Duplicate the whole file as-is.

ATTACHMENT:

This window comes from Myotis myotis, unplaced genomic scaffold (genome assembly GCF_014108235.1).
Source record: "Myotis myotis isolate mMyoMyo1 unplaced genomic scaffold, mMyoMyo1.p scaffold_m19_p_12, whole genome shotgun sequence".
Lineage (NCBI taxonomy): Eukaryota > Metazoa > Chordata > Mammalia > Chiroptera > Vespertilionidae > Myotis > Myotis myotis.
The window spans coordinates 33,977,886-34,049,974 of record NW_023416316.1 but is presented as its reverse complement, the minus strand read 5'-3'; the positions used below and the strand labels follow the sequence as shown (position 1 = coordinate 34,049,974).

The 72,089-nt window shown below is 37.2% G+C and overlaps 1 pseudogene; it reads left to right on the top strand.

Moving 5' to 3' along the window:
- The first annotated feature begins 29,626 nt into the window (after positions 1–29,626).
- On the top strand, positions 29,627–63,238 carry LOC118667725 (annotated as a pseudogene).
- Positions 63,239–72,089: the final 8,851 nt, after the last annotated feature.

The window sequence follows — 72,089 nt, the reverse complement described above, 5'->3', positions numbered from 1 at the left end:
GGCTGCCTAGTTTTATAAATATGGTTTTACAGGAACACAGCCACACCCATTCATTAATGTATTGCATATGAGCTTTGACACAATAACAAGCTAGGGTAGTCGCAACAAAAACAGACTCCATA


This window comes from Myotis myotis, unplaced genomic scaffold (genome assembly GCF_014108235.1).
Source record: "Myotis myotis isolate mMyoMyo1 unplaced genomic scaffold, mMyoMyo1.p scaffold_m19_p_12, whole genome shotgun sequence".
Lineage (NCBI taxonomy): Eukaryota > Metazoa > Chordata > Mammalia > Chiroptera > Vespertilionidae > Myotis > Myotis myotis.
The window spans coordinates 33,977,886-34,049,974 of record NW_023416316.1 but is presented as its reverse complement, the minus strand read 5'-3'; the positions used below and the strand labels follow the sequence as shown (position 1 = coordinate 34,049,974).

The 72,089-nt window shown below is 37.2% G+C and overlaps 1 pseudogene; it reads left to right on the top strand.

Moving 5' to 3' along the window:
- The first annotated feature begins 29,626 nt into the window (after positions 1–29,626).
- On the top strand, positions 29,627–63,238 carry LOC118667725 (annotated as a pseudogene).
- Positions 63,239–72,089: the final 8,851 nt, after the last annotated feature.

The window sequence follows — 72,089 nt, the reverse complement described above, 5'->3', positions numbered from 1 at the left end:
GGCTGCCTAGTTTTATAAATATGGTTTTACAGGAACACAGCCACACCCATTCATTAATGTATTGCATATGAGCTTTGACACAATAACAAGCTAGGGTAGTCGCAACAAAAACAGACTCCATA